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InDesign is an essential tool for design firms, ad agencies, magazines, newspapers, book publishers, and freelance designers around the world. This course presents the core features and techniques that make this powerful page layout application fun and easy to use. Author David Blatner shows how to navigate and customize the workspace, manage documents and pages, work with text frames and graphics, export and print finished documents, explore creating interactive documents, and much more. He also covers popular topics such as EPUBs and long documents and includes advice on working with overset text, unnamed colors, and other troublesome issues that may arise for first-time designers.
Well, there are a few people who use InDesign for pictures only; most of us need to put text on our pages. Well, you can't have text without a text frame but the good news is that there are lots of ways to make text frames in InDesign. The basic method for making a text frame is to use the Type tool. You choose the Type tool from the tool panel and simply click and drag. Notice that as I'm dragging I get the measurements of that frame and a little gray field to the right of my cursor that helps me create just the size I want.
When I let go over the mouse button that text cursor's flashing inside the text frame ready for me to start typing. There are several other tools for making frames as well. Down a little bit farther on the tool panel you'll see several frames here like the Rectangle, Ellipse, and Polygon Frame tool. These technically make graphic frames, that is, if I choose this Rectangle Frame tool and draw out of frame, you'll see a big X in it, that means it's supposed to have a graphic inside of it. But you know what, InDesign doesn't care.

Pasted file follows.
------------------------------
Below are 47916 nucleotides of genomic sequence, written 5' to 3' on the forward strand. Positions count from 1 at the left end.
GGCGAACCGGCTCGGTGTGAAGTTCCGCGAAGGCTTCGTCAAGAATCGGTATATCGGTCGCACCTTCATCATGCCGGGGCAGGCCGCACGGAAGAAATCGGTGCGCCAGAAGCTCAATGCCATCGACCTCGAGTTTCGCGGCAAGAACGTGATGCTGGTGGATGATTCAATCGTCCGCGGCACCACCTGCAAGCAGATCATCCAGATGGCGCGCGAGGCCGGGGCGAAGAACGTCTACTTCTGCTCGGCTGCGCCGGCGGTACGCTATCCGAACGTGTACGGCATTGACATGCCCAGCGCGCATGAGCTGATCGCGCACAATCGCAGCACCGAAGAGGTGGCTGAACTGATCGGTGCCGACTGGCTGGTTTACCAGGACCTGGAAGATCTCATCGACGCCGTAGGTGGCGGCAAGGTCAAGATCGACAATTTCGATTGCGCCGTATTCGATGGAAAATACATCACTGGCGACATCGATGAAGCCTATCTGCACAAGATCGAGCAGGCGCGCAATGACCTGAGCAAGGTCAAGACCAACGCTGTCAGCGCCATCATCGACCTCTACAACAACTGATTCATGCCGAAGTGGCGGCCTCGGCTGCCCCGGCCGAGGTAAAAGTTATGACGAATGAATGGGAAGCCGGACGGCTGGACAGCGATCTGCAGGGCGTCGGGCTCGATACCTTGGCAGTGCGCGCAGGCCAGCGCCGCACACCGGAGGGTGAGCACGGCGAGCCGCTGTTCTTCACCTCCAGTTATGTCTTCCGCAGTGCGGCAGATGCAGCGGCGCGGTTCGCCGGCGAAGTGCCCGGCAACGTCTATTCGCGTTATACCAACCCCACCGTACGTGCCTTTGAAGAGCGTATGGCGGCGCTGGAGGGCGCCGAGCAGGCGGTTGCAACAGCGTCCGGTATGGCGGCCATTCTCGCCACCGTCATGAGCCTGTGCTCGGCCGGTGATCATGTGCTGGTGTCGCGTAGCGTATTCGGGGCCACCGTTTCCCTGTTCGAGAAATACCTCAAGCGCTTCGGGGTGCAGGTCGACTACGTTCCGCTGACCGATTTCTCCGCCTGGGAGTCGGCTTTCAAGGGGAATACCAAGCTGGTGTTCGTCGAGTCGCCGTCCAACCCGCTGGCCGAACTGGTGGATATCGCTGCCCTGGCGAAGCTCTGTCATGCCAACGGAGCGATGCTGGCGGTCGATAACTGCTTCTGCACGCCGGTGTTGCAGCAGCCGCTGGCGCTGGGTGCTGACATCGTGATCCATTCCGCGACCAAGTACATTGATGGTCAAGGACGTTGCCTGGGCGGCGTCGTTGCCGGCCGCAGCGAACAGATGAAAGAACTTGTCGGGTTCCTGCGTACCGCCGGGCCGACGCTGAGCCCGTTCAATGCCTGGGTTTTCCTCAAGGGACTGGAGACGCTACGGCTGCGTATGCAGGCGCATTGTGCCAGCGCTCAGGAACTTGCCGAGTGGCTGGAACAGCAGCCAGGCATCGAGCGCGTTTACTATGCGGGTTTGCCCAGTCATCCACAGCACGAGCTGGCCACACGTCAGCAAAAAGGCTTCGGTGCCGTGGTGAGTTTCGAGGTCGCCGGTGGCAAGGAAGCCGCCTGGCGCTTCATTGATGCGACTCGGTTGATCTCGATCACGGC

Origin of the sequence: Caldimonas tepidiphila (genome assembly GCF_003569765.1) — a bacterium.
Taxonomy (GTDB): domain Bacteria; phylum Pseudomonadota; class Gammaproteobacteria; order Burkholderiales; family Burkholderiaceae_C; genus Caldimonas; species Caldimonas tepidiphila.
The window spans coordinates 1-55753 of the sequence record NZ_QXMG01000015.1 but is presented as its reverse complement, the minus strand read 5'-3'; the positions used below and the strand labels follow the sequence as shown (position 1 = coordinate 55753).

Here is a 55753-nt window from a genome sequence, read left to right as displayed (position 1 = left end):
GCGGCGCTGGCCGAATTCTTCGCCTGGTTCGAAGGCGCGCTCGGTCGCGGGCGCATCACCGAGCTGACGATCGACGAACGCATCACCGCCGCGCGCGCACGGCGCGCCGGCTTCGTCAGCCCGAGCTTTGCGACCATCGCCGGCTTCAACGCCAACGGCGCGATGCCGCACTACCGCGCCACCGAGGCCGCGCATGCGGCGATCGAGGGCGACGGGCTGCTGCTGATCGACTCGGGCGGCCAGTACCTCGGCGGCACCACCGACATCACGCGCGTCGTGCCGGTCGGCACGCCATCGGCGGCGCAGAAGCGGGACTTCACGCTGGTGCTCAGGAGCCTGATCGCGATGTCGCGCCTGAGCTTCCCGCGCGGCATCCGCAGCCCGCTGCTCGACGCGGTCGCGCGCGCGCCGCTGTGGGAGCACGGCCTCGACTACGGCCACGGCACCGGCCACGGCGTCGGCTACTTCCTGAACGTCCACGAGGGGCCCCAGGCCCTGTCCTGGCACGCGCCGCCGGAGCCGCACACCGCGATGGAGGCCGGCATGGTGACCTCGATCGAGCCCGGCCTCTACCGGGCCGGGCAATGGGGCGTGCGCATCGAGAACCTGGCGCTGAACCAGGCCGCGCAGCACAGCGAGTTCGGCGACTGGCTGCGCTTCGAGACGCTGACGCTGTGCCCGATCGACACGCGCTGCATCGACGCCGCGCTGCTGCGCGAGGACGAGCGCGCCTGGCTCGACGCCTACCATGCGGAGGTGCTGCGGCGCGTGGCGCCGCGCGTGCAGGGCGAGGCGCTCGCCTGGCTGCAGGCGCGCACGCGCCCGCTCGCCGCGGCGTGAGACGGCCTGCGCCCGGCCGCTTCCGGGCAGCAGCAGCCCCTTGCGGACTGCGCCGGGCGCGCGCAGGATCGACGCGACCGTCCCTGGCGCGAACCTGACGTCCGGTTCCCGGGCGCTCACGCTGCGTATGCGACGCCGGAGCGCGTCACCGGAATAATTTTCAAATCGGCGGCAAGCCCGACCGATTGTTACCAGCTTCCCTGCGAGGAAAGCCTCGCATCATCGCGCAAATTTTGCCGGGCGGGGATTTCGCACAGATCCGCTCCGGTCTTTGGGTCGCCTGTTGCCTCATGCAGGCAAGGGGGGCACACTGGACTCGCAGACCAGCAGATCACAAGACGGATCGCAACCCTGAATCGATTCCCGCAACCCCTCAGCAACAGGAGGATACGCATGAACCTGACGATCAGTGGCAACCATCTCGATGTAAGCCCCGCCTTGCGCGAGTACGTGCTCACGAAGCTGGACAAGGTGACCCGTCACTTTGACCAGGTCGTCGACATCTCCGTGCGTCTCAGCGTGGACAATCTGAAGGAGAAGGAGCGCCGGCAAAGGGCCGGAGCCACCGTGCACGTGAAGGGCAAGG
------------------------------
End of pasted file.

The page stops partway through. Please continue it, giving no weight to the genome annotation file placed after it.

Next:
You can easily change one frame into another simply by grabbing the Type tool and placing the cursor on top of it. Now notice what happens to the cursor as I move on top of the frame. Out here when there's no frame at all, I get a kind of cursor that says I could make you a frame if you want, but if I move the cursor over on top of this frame that's empty, I get a different cursor. This cursor with its dotted kind of curved parentheses like lines indicates that when I click it's going to turn this frame, this empty frame, into a text frame.
So it's always a good idea to watch that little cursor. It's going to tell you what's going to happen next. When I click, it changes it into a text frame, and then I can start typing. There is also a set of frame tools down here and these frame tools technically make unassigned frames. That is, they are shapes, they are not really designed to have text or graphics inside them, but once again, if I click and then use the Type tool and click on top of it, it turns it into a text frame. Now, some people don't like it that their graphic frames and unassigned frames get changed into type frames, text frames so easily.
Well, the good news is Adobe gave us a preference so that you can turn that off if you don't like it. What you do is you go to the InDesign menu, choose Preferences, on Windows this Preference is under the Edit menu, but either way you go to the Type pane, the Type pane of the Preference dialog box has a checkbox called Type tool Convert Frames to Text Frames. If you turn that off, then your graphic frames and your unassigned frames will no longer change into text frames accidentally. I happen to like that feature that it turns into text frame, so I'm going to leave it turned on, but it's completely up to you.
And I'm going to clean up my pasteboard here by dragging over all of these with the Selection tool and then just pressing the Delete key. Now there is one more way that you can make a text frame in InDesign, and that is to import a text story, like a Word file or an RTF file. To do that I'm going to go to the File menu and choose Place, I'm going to go into much more detail about placing stories later on in this chapter, but for right now, all I'm going to do is select this Word document, click Open, and you'll see that it loads the Place cursor with the story.
At this point I could just click and it'll make a frame and load the story into it. Or -- let me undo that with a Command+Z or Ctrl+Z on Windows, I could just click and drag, and once again, I can control exactly how large that frame should be. The frame is made and the story is placed into it. Now that you know how to get a text frame, let's take the next step, editing the text inside that frame.
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